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Planting Edibles in Our New Zone 6

usda ohio plant hardiness zonesThe USDA recently updated their Plant Hardiness Zone maps. The new map reflects that warmer temperatures allow less-hardy plants to survive Ohio winters. Columbus (and most of Ohio) is now in Zone 6a, an upgrade from Zone 5b. Not in Columbus? Check out the interactive map to find your Zone. It must be noted that the Arbor Day Foundation came to the same hardiness zone conclusion in 2006. Both groups say that this is not necessarily a reflection of climate change but better data mapping. I think it must be a combination of climate change, heat island effect, and natural variability.

What does this mean for fruit and vegetable gardeners?

First, some annuals can now be grown as perennials. Many herbs such as rosemary, thyme, and oregano will pop up in the spring and not require re-planting. Greens allowed to go to seed may reseed themselves.

Some fruit trees previously thought to be too difficult to keep through the winter may now be planted outside. Fig trees may grow more successfully with lessor no cool weather care. Peaches, nectarines, and cherries will have a better chance of setting fruit.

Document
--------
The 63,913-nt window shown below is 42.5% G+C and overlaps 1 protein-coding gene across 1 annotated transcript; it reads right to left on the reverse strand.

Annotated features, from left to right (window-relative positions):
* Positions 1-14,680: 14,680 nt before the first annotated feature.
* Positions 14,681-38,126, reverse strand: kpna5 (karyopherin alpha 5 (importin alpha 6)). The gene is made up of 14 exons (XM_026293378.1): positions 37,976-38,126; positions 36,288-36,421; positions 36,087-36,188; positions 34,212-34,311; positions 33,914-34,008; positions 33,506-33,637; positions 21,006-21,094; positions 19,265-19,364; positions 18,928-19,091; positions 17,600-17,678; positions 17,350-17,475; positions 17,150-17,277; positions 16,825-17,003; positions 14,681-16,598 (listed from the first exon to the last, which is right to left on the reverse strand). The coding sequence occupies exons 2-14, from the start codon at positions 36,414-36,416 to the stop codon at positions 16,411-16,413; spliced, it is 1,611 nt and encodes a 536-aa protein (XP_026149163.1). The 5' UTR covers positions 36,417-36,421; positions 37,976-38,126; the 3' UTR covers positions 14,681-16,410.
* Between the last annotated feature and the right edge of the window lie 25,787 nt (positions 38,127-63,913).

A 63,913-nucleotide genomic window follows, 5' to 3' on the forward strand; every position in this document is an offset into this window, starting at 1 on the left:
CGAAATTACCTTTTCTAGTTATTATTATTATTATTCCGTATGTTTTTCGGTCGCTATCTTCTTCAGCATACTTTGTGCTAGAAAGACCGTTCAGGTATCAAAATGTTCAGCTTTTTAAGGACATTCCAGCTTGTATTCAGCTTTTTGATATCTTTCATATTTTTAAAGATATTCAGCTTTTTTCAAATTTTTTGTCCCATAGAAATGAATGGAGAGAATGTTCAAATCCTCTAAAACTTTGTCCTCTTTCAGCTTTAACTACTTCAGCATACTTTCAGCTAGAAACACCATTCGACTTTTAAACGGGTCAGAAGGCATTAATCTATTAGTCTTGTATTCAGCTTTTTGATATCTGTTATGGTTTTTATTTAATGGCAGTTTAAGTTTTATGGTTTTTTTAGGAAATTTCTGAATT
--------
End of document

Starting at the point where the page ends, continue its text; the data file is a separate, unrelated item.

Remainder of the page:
The Zone reclassification means that our last-frost date edges towards the beginning of May and the first-frost date more towards the end of October. I have long planted annuals outside starting on May 1. Cold-weather crops like kale, swiss chard, peas, lettuces, and beets, can be seeded as early as April 1.

Essentially, gardeners can move everything up a few weeks and hope to have a slightly extended season in the fall too. Sweet potatoes become a more likely success. It may be possible to fit in more succession plantings of beans.

Personally, this rezoning will not change my garden habits much as I am already accustomed to pushing the planting dates a bit. I may, however, finally plant our very overgrown potted fig tree outside this year.

How will the new Zone affect you?